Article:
We read that a conservative Texas faith tank has convinced the Texas Legislature to force universities to release a “profit-and-loss” statement for every professor:
A 265-page spreadsheet, released last month by the chancellor of the Texas A&M University system, amounted to a profit-and-loss statement for each faculty member, weighing annual salary against students taught, tuition generated, and research grants obtained.
Ms. Johnson came out very much in the black; in the period analyzed–fiscal year 2009–she netted the public university $279,617. Some of her colleagues weren’t nearly so profitable. Newly hired assistant professor Charles Criscione, for instance, spent much of the year setting up a lab to research parasite genetics and ended up $45,305 in the red.
James Kwak is absolutely right to call this “just about the most idiotic way of doing it that I could imagine.” And Daniel Hamermesh is absolutely right in pointing out that this system will have all sorts of unintended consequences, as many faculty activities don’t increase revenue, but are essential parts of education, outreach, and scholarship.
But I want to draw your attention to this chart from the WSJ article because it reinforces what I’ve been saying for a long time about overheads (indirect costs and fringe benefits) on scientific research grants:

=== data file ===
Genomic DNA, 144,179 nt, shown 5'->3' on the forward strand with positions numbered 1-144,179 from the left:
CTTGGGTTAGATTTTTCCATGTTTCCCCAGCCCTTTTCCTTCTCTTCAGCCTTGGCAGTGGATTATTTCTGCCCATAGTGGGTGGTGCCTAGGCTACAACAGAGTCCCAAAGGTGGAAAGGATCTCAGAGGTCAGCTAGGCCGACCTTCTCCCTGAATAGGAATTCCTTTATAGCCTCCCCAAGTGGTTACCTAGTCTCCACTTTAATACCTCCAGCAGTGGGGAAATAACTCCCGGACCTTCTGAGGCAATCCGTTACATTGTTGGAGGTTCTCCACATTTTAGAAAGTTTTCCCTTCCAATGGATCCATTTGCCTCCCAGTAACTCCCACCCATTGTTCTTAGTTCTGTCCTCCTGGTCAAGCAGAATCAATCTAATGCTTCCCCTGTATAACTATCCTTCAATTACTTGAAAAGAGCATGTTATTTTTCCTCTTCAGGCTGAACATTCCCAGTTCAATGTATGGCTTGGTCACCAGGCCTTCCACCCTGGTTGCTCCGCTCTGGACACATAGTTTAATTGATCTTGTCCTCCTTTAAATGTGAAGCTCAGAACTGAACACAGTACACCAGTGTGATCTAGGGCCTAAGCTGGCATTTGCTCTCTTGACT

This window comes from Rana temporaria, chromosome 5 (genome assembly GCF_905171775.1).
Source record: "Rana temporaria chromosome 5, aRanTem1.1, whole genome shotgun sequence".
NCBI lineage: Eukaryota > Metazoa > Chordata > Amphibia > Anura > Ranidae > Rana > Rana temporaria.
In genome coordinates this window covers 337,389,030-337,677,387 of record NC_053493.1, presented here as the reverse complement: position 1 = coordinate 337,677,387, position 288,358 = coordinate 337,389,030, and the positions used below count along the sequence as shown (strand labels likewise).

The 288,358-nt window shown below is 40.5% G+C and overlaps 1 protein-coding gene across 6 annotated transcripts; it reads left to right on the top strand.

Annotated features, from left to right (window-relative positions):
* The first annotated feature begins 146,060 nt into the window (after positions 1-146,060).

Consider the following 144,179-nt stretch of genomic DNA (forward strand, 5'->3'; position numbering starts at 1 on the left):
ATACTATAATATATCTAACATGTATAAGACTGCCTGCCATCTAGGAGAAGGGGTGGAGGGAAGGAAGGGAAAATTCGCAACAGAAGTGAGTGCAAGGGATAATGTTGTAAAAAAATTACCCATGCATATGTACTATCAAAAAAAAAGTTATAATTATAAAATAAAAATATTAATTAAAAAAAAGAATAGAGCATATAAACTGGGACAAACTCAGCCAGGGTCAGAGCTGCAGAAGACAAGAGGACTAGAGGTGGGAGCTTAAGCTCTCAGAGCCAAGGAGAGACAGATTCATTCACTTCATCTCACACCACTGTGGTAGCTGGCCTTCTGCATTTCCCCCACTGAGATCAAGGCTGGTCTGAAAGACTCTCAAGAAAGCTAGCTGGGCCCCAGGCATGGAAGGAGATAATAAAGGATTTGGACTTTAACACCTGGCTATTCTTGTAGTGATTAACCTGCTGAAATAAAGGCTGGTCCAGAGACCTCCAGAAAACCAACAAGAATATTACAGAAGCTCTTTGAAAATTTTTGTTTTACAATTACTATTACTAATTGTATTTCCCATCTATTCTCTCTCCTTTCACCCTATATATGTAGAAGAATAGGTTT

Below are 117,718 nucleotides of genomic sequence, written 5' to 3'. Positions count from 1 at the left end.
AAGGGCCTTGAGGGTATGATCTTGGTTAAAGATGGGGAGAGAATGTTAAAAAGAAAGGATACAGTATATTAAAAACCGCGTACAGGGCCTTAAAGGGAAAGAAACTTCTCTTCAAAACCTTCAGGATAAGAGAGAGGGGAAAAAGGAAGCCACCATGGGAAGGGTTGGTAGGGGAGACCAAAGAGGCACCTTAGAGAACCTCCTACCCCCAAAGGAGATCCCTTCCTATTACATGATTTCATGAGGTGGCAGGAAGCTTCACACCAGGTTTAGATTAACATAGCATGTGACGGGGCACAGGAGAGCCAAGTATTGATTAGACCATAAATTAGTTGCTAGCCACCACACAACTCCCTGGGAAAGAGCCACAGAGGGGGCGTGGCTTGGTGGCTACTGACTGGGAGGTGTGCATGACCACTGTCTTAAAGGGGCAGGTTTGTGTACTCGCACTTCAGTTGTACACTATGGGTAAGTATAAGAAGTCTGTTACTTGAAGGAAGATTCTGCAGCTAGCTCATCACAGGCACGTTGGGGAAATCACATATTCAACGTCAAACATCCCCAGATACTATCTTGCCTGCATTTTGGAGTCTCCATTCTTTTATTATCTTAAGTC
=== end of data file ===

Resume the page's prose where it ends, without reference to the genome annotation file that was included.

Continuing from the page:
We’ll leave aside the puzzling poor performance of some of the science departments. And like I said, this is a stupid way to determine the effectiveness of a university–only ‘free market’ conservatives could come up with something this stupid. But it does highlight an important fiscal reality: research–and the overheads generated by grants–play a critical role in the financial health of many colleges and universities, not just the major research institutions (although there, it can be humongous). Like it or not, the numbers do have to add up.
I’ve described overheads before, but the short version is that if I receive a grant for a million dollars to do the work (“direct costs”)–salaries, equipment, supplies, travel, and so on–typically, universities will be granted an additional thirty to forty percent of that total to pay for costs incurred to the university (maintenance of buildings, administration, benefits for grant-funded employees, etc.). While the exact extra amount will depend on the institution and what’s requested in the grant, this is a reasonable rule of thumb. The actual overhead costs usually don’t run to that much, so part of the ‘overhead’ is actually profit for universities, in that those surplus funds can subsidize other activities.
For many faculty, this brutal accounting-based perspective is nothing new, but I think most people outside of academia don’t realize just how important grant funding is financially. Having said that, to make this the organizing principle for an institution dedicated to education, service (it’s an ag school, they do a lot of outreach), and scholarship is very stupid, and precisely what I would expect from a conservative faith tank.
But, hopefully, this exercise should make those who perpetually claim that professors should ‘do less research and more teaching’, ‘more outreach’, or an elimination of massive 300 student classes realize that, if they want these things, then they will have to pay for them.
An aside: Texas A&M appears to have removed the report from their website (pdf).